When he’s not on duty as a meteorologist at the Dodge City branch of the National Weather Service, Mike Umscheid likes to go storm chasing. He’s captured enough tornadoes and other picturesque storms with his camera to be featured more than once in recent years in the annual weather calendar printed by Accord Publishing out of Denver.
It’s a meaty calendar, packed with climate data, articles about issues and developments related to the weather, and striking weather photography. I watch for it every year.
The 2012 calendar features Umscheid’s photo of a tornado in southern Colorado on May 31, 2010.
“Making the cover was pretty sweet,” Umscheid said. “That was a heck of a tornado.”
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Umscheid gained a measure of notoriety – and a meeting with President Bush – when he issued the first-ever “tornado emergency” for Greensburg as a massive wedge-shaped twister bore down on the small Kansas town on May 4, 2007. The EF5 tornado, which was 1.7 miles wide, damaged or destroyed 95 percent of Greensburg. Eleven people were killed and at least 60 injured.
Umscheid has created his own website featuring photos shot on storm chases.
“They use a lot of storm chaser stuff” in the calendar, he said.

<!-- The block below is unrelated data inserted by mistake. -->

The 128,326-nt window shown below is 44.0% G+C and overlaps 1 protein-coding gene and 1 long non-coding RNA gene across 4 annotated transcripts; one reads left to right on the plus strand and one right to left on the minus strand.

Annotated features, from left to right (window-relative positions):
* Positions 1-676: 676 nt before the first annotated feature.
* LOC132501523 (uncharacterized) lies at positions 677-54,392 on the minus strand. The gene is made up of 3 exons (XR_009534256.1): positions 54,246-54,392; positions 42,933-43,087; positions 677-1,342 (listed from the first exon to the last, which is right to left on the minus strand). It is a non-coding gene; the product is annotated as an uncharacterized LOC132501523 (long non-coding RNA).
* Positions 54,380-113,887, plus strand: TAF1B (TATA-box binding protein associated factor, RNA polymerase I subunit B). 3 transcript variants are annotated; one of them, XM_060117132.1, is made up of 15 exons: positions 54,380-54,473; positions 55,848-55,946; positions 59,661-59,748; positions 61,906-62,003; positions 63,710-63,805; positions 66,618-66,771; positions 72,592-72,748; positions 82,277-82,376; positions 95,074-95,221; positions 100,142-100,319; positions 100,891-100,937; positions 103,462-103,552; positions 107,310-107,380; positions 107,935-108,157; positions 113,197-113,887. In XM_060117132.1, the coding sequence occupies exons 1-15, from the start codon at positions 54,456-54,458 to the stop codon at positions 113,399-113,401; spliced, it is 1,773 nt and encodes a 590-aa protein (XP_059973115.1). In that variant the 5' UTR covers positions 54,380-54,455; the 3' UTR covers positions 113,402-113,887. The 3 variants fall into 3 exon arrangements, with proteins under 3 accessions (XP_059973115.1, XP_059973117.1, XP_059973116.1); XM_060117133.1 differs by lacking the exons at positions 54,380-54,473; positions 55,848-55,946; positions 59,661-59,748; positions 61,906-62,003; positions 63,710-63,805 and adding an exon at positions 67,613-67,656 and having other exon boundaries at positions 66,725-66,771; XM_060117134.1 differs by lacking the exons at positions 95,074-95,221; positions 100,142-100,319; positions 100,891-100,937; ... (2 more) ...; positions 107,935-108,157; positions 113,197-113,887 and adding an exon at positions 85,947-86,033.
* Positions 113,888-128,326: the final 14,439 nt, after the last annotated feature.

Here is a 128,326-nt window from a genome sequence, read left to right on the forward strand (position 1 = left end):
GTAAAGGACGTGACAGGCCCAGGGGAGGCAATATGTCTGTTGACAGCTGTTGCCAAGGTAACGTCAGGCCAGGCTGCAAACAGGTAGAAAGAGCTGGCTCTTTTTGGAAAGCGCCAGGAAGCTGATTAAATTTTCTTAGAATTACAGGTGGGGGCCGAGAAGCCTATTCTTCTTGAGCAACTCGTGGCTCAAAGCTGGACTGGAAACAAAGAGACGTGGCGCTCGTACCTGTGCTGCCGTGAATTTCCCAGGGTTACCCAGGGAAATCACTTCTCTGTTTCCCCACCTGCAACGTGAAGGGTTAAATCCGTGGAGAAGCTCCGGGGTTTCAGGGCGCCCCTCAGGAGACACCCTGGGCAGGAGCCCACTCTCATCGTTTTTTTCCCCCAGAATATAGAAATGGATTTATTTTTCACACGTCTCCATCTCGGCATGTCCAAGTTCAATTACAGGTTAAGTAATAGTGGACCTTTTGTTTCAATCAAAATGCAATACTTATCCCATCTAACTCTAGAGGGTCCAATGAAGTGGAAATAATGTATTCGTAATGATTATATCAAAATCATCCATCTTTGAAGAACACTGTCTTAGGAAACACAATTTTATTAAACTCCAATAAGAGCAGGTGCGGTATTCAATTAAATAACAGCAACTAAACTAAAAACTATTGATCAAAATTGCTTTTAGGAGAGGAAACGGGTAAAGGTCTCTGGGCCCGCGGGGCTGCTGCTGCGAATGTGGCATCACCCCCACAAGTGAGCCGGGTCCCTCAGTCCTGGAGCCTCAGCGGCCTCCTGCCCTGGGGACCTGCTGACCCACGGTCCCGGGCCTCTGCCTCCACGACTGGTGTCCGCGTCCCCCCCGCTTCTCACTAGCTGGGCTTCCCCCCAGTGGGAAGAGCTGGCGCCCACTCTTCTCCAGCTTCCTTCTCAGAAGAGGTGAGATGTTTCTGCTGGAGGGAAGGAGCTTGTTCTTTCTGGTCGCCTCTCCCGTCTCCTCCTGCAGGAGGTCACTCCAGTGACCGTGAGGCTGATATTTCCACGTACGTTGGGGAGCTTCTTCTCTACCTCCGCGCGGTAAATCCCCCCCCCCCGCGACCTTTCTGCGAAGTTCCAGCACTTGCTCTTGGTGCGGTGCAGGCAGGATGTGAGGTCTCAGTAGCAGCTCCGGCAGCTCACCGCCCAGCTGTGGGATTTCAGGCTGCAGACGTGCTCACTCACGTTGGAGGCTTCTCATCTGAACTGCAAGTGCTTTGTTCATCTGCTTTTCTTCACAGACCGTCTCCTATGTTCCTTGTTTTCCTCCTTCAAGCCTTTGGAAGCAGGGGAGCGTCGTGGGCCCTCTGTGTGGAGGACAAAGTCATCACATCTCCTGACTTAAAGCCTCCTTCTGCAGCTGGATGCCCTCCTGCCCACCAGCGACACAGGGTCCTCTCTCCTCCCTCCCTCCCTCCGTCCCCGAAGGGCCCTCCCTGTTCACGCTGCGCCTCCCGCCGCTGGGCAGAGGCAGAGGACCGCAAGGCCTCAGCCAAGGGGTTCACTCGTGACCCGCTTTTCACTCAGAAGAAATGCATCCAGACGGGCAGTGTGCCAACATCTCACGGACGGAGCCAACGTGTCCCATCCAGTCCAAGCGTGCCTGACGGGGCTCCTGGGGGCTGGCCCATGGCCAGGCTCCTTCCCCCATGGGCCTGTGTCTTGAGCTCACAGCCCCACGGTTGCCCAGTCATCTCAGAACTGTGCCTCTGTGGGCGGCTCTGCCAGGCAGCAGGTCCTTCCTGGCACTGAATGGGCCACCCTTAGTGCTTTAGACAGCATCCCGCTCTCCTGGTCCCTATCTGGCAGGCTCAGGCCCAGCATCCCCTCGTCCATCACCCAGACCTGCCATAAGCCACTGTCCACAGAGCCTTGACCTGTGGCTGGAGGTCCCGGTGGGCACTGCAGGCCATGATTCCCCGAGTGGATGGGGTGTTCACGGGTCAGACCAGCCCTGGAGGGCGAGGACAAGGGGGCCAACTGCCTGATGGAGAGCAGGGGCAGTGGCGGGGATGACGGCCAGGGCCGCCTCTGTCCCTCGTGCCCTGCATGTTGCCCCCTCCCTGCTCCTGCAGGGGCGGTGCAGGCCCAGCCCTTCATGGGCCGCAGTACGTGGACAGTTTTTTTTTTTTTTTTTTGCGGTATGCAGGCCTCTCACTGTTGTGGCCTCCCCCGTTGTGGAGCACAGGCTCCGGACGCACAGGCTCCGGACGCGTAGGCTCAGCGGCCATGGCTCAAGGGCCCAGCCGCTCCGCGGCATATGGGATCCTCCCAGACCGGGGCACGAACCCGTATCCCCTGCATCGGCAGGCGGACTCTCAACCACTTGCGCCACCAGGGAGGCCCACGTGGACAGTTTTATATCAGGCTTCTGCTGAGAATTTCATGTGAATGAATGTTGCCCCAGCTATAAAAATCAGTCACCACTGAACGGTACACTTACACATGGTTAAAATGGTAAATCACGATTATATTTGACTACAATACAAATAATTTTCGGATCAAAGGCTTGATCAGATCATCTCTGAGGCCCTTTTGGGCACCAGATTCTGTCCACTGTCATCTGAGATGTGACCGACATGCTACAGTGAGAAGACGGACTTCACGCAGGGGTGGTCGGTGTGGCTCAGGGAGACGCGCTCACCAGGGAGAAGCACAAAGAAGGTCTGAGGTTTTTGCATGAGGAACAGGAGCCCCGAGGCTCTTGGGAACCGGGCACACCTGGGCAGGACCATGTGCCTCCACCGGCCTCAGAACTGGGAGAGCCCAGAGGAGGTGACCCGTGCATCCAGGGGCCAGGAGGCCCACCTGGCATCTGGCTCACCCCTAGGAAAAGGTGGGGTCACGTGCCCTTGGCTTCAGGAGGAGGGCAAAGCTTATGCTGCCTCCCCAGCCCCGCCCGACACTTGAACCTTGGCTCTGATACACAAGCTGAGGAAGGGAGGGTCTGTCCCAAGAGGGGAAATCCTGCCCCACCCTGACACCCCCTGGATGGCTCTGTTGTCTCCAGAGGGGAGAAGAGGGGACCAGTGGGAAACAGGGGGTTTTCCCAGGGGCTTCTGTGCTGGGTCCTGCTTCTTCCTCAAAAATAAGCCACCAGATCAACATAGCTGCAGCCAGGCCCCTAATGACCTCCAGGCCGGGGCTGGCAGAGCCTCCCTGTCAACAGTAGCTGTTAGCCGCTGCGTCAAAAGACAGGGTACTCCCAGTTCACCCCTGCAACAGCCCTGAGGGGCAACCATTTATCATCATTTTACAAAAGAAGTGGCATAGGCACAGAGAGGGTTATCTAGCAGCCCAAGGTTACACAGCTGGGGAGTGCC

Indeed, Roeland Park photographer and storm chaser Stephen Locke has two lightning photos featured in the calendar – including the main January shot, taken near Salina in 2010. I’ve featured Locke on this blog in the past.
Locke’s second lightning photo featured in the calendar was taken near Sedan in southeast Kansas in 2009. It’s a vivid, compelling shot that illustrates the complexity of strong thunderstorms.
I also noticed a couple of prominently featured photographs by storm chaser Roger Hill, whom I met in 2000 while following a storm chase tour around Tornado Alley for a story. There are also photos taken by National Geographic photographer and storm chaser Mike Theiss, who I know through Wichita-based photographer and storm chaser Jim Reed.
Look for the calendar at book stores and calendar shops near you.